More than 200 islanders attended the annual membership meeting of Vashon Senior Center on Friday, Nov. 4, held at St. John Vianney Church’s social hall — a gathering that included updates on many important senior center programs centered on service to Vashon’s vibrant community of elders.
However, the meeting also included discussion by both attendees as well as staff and board members about staffing changes that have taken place over the past 10 months at the Center — including news of the resignation, for health reasons, of Catherine Swearingen, the organization’s executive director, which was announced by the board in an email to members and the community on Oct. 31.
The email expressed the board’s gratitude to Swearingen — sentiments repeated at the meeting by board president Tara Morgan — saying that the former director had served the Senior Center “tirelessly, faithfully, and enthusiastically” for four and a half years, and that her accomplishments included developing the delivery of strong programs to island seniors throughout the pandemic.
The email further lauded Swearingen for her “strong connections with King County, one of the Center’s largest contributors, and with the many foundations who support the Center each year,” and said that Swearingen had left the Center in good financial health.
The Nov. 4 meeting opened with another statement by Morgan, addressing other staff, board and volunteer departures from the Senior Center which have taken place over the past 10 months — a situation also mentioned in a half-page ad that appeared in the Oct. 27 issue of The Beachcomber, prior to Swearingen’s resignation.
The ad, which specified that it had been paid for by “Friends of the Vashon Senior Center,” detailed that since February, “one staff member had been fired and five more have left” and “four board members have left.”
The ad invited members to attend the Nov. 4 meeting and “be a part of the discussion about the future of our Senior Center.”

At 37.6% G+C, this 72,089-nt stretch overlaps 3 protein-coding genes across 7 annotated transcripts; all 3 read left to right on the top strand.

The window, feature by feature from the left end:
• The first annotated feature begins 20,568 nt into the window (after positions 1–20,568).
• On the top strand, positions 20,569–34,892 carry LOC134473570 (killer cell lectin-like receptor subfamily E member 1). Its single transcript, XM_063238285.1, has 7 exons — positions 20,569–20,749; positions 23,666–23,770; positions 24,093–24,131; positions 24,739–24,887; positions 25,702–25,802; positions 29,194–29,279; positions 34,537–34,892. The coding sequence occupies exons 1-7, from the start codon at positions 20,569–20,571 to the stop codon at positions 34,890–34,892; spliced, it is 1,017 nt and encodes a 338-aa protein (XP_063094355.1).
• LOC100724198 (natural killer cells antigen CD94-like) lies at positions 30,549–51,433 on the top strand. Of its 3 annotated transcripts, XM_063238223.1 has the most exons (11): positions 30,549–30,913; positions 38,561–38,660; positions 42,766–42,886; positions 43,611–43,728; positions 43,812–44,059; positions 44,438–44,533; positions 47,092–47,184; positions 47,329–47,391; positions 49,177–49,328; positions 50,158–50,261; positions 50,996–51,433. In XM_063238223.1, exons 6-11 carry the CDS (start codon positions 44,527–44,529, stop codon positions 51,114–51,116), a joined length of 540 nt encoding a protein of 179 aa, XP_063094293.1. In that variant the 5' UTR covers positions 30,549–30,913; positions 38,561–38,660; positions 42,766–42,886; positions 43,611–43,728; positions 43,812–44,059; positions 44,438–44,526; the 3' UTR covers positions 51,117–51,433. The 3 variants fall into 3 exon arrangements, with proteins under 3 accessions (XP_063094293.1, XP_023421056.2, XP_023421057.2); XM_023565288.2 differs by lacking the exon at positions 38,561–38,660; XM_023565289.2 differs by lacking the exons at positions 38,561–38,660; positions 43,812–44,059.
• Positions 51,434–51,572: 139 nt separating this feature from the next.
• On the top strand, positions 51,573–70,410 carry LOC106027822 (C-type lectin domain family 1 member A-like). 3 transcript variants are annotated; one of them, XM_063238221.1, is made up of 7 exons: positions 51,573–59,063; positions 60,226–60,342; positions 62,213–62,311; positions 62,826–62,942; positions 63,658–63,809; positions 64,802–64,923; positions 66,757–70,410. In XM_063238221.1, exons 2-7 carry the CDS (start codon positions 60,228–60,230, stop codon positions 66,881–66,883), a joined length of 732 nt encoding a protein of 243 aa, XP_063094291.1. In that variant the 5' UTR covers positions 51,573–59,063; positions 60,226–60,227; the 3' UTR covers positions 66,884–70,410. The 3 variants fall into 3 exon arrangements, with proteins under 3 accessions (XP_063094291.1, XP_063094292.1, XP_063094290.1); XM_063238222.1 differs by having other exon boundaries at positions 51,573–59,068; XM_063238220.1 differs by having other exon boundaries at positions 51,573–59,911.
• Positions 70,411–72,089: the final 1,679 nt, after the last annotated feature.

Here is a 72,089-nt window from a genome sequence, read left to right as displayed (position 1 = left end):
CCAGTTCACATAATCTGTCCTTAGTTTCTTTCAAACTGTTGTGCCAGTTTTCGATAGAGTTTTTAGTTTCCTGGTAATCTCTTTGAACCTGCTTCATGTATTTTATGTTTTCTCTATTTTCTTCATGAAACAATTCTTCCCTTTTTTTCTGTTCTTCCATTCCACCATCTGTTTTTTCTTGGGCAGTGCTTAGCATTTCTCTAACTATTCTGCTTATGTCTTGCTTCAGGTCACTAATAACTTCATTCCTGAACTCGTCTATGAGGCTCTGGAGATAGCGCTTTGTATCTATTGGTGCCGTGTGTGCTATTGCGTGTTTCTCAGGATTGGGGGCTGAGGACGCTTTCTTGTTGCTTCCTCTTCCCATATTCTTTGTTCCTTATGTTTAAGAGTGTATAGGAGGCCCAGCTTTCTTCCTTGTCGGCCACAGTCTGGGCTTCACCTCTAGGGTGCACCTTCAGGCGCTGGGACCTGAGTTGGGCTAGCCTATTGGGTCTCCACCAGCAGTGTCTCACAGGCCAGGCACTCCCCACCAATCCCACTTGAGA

In Morgan’s introduction to the meeting, she discussed the departures and the hiring of new staff members, and also apologized for those who had been hurt in the wake of the departures.
“We weren’t prepared for what came our way, and we deeply regret that we could’ve done a better job of attending to their concerns in a more urgent and responsive way, Morgan said. “We are learning from our mistakes and we are committed to making sure it never happens again.”
The meeting that followed, after this announcement, included reports by staff and board members, but also a discussion of two motions raised by members at the meeting.
The first motion, by Hilary Emmer, asked that the Senior Center’s ballot for its upcoming election of new board members, on Nov. 11, be voided and that an extra time period be allowed for new candidates to declare their candidacies if they so desired.
After a spirited discussion, Emmer withdrew her motion, after a current board member provided information that such a change in the election would necessitate a change in the organization’s bylaw.
Another motion, made by member Julia Lakey, passed — requiring that an outside financial audit of the organization’s expenses and income by program, for 2021 and 2022, be completed by March of 2023 and that the results of the audit would be made public to the members.
Editor’s note: The Beachcomber’s reporting on the Senior Center’s membership meeting, as well as its staffing and board changes in 2022, will continue in coming editions.
Correction: An earlier version of this article, in both the Nov. 10 print edition of The Beachcomber and online, said that an ad in The Beachcomber was paid for by “Friends of the Vashon Center.” The ad was paid for by “Friends of the Vashon Senior Center,” as noted in this updated online version.